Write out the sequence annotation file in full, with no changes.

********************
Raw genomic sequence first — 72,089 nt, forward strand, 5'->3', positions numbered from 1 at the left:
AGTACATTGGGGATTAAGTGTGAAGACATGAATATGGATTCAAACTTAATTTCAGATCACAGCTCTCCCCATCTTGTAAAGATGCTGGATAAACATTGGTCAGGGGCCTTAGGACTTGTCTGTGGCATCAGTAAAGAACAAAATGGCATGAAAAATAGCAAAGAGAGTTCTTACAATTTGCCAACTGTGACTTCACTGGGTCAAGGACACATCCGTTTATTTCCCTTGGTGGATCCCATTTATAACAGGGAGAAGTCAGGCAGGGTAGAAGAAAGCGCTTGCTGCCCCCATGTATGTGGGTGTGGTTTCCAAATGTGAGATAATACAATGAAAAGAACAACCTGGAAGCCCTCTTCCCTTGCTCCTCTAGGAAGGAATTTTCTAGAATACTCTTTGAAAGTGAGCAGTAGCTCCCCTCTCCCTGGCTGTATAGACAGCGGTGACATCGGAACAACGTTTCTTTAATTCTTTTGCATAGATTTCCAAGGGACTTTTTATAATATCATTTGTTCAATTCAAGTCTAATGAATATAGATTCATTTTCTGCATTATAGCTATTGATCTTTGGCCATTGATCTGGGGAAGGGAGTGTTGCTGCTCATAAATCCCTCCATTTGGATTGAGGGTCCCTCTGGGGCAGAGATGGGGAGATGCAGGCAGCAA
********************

Raw genomic sequence first — 72,089 nt, forward strand, 5'->3', positions numbered from 1 at the left:
AGTACATTGGGGATTAAGTGTGAAGACATGAATATGGATTCAAACTTAATTTCAGATCACAGCTCTCCCCATCTTGTAAAGATGCTGGATAAACATTGGTCAGGGGCCTTAGGACTTGTCTGTGGCATCAGTAAAGAACAAAATGGCATGAAAAATAGCAAAGAGAGTTCTTACAATTTGCCAACTGTGACTTCACTGGGTCAAGGACACATCCGTTTATTTCCCTTGGTGGATCCCATTTATAACAGGGAGAAGTCAGGCAGGGTAGAAGAAAGCGCTTGCTGCCCCCATGTATGTGGGTGTGGTTTCCAAATGTGAGATAATACAATGAAAAGAACAACCTGGAAGCCCTCTTCCCTTGCTCCTCTAGGAAGGAATTTTCTAGAATACTCTTTGAAAGTGAGCAGTAGCTCCCCTCTCCCTGGCTGTATAGACAGCGGTGACATCGGAACAACGTTTCTTTAATTCTTTTGCATAGATTTCCAAGGGACTTTTTATAATATCATTTGTTCAATTCAAGTCTAATGAATATAGATTCATTTTCTGCATTATAGCTATTGATCTTTGGCCATTGATCTGGGGAAGGGAGTGTTGCTGCTCATAAATCCCTCCATTTGGATTGAGGGTCCCTCTGGGGCAGAGATGGGGAGATGCAGGCAGCAA